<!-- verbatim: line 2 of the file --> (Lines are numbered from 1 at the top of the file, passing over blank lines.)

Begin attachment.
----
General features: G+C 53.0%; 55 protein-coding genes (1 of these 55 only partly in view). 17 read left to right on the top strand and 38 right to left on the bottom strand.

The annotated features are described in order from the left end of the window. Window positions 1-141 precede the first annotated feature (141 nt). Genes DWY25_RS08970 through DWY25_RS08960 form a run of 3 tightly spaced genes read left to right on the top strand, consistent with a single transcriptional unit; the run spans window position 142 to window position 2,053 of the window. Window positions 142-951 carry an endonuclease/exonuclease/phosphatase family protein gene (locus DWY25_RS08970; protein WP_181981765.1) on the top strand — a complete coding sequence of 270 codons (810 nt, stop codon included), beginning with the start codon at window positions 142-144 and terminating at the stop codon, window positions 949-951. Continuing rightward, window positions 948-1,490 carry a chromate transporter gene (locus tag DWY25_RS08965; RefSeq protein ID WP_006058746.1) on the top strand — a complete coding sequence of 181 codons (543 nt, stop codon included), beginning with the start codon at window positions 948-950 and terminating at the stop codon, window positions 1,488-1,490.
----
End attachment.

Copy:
The annotated features are described in order from the left end of the window. Window positions 1-141 precede the first annotated feature (141 nt). Genes DWY25_RS08970 through DWY25_RS08960 form a run of 3 tightly spaced genes read left to right on the top strand, consistent with a single transcriptional unit; the run spans window position 142 to window position 2,053 of the window. Window positions 142-951 carry an endonuclease/exonuclease/phosphatase family protein gene (locus DWY25_RS08970; protein WP_181981765.1) on the top strand — a complete coding sequence of 270 codons (810 nt, stop codon included), beginning with the start codon at window positions 142-144 and terminating at the stop codon, window positions 949-951. Continuing rightward, window positions 948-1,490 carry a chromate transporter gene (locus tag DWY25_RS08965; RefSeq protein ID WP_006058746.1) on the top strand — a complete coding sequence of 181 codons (543 nt, stop codon included), beginning with the start codon at window positions 948-950 and terminating at the stop codon, window positions 1,488-1,490.